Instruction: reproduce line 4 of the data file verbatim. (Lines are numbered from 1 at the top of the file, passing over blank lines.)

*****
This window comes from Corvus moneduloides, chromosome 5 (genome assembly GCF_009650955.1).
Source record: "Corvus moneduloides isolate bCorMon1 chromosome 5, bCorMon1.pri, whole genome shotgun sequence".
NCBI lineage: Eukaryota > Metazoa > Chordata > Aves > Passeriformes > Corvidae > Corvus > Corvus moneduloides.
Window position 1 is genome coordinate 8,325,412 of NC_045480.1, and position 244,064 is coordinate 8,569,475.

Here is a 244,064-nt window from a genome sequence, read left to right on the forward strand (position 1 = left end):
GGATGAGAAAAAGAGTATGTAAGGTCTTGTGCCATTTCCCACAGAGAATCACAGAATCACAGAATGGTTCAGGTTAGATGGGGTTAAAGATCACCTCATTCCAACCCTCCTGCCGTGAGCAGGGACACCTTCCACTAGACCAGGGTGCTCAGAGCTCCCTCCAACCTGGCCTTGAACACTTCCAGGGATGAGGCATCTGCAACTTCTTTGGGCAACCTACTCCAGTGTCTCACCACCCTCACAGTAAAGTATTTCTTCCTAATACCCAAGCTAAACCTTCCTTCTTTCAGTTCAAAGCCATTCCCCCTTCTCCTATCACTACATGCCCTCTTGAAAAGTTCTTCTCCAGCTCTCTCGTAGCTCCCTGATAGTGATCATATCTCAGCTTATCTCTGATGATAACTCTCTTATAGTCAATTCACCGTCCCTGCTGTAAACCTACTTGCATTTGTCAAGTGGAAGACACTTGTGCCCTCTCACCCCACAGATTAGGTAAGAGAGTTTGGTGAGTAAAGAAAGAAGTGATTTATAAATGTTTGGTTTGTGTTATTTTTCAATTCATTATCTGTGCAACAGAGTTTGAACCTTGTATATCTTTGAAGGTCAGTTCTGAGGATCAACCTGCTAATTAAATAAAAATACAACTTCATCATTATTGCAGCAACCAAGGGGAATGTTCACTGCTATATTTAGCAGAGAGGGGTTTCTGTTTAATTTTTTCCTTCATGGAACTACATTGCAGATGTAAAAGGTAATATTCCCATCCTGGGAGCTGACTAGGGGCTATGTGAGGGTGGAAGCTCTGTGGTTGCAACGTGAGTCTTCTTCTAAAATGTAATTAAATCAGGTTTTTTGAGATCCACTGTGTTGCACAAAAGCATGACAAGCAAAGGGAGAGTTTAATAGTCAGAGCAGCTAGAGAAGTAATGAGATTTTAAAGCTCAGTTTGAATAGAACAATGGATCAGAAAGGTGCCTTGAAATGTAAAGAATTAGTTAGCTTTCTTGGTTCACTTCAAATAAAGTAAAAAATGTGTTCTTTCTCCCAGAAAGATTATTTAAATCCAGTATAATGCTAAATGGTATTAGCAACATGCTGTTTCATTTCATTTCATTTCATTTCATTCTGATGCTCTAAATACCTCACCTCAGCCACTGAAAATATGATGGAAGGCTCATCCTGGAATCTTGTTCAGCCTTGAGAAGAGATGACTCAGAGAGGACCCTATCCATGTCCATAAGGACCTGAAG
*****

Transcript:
Window position 1 is genome coordinate 8,325,412 of NC_045480.1, and position 244,064 is coordinate 8,569,475.